My next step was Aino...Shizouka...I had an awesome time with Yoshi and Sergul...excellent food and even better company I saw the local area and made a new friend...

Plum blossoms in Aino...

Kyoto...big thanks to Hitomi...who helped me out with writting my name in Japanese and kaito for being a dude...!

Towards the end of my time in Nagoya (before I moved onto Kyoto) I quite literally ran out of money...(ok I hadn't exactly told my bank I was in Japan using my card, however they did know I was away for at least 3 months...and...they allowed me to withdraw 3 times while I was in Japan...! anyway) I ran out of cash.

This really was an eye opener to how much you pretty much can't do anything without having a little bit $. So there I was about an hour’s walk from the centre of the city, raining (of course) the evening before I was leaving to Kyoto...not a cent...
I tried asking everywhere (for use of a phone), car companies, anyway where I could think...(problems with the dialing code) I ended up stopping a random guy on the street...John C from Kentucky (that's what his name badge said) we spoke for a while...I explained my situation...(I wasn't into begging at that point)... he walked me in the direction of town...and started down some stairs to the subway...I immediately said I couldn't afford a train in...he offered to get me a ticket...and gave me the change for some food...(which ended up being some prawn crackers...the cheapest filling food I could find for around 5 pounds...!)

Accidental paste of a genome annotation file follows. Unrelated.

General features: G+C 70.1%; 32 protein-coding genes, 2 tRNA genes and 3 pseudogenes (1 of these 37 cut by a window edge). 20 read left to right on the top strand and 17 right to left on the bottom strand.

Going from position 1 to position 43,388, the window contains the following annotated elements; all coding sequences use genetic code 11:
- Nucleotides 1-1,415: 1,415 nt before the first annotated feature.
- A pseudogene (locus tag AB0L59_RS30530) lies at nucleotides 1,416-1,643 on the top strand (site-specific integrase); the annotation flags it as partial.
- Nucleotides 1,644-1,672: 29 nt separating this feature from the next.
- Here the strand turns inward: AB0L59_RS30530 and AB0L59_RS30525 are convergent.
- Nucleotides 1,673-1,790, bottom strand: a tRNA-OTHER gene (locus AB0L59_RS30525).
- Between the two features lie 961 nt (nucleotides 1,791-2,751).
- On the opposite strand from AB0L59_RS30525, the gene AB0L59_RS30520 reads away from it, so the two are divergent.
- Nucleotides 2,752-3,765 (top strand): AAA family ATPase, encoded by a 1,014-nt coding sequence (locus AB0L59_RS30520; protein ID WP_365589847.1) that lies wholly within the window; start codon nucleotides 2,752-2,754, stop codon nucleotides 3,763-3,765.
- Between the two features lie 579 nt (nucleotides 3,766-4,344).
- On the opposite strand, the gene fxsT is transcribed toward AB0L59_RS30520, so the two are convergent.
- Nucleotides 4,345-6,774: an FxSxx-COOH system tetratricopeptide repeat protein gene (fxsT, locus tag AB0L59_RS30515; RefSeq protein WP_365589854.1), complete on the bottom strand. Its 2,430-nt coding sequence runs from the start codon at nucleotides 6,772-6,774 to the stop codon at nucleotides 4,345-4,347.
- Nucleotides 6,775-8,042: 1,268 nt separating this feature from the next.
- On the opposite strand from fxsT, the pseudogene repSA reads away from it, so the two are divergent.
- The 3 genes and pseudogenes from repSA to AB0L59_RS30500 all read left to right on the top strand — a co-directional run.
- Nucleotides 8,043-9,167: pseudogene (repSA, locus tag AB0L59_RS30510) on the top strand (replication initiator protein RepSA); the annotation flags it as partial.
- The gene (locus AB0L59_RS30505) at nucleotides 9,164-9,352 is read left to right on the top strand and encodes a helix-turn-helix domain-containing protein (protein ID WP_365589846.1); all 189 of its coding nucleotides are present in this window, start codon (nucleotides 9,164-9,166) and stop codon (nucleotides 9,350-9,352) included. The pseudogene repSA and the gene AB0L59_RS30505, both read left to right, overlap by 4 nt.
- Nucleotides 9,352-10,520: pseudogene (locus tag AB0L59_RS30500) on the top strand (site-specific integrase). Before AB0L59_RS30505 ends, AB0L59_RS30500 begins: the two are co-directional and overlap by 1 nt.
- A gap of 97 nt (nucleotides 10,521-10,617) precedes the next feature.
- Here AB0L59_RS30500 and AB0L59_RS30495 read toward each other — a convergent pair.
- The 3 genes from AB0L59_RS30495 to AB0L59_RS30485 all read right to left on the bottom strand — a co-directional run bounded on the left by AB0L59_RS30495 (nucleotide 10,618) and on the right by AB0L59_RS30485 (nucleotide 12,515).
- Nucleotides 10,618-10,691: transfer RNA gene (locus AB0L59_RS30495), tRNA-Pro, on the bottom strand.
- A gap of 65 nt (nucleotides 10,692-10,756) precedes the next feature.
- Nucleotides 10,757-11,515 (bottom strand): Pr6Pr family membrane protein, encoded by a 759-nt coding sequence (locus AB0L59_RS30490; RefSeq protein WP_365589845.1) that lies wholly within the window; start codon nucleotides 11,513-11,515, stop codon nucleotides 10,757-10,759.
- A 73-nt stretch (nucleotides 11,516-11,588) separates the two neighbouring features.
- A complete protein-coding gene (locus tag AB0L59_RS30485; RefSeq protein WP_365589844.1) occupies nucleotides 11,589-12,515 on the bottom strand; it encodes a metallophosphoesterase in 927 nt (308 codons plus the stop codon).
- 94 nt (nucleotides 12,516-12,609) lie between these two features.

...it doesn't sound like much but 'John C from Kentucky' was quite literally my life line at a real time of need...!

From here I headed into town with a tear in my eye and some hope of sorting the situation out...! I recreated some scenes from 'Lost in translation' while speaking to locals for directions to ATMS before finally finding my salvation in the form of an 'Irish bar' run by Japanese who gave me a phone card...when I heard the customer representative on the other end say...'well...it's going to take around...ten minutes?!

I knew it was over...

The video below is my withdrawal...a momentous point of the day...I must of walked about 10 kms over the city...and nearly fell asleep into my soup as a result...it was now 2am...I spent that night on the street outside the train station waiting for the bus to Kyoto...leaving at 7am...what a day. (but BIG thanks to 'John C from Kentucky')

slot machines in Kyoto...

And finally to my departure of Japan...I'll let the Video do the talking...

Until my next up date which I hope will be pretty soon...Take care...everyone...!

Rob x

permalink written by  willrob on February 26, 2010 from Narita, Japan
from the travel blog: Rob Williams 'a year in the making'
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India's little island in the south

Colombo, Sri Lanka

Hey Bloggers...

Sorry I've taken a very long time to write this entry I've been caught up in the world...(Literally).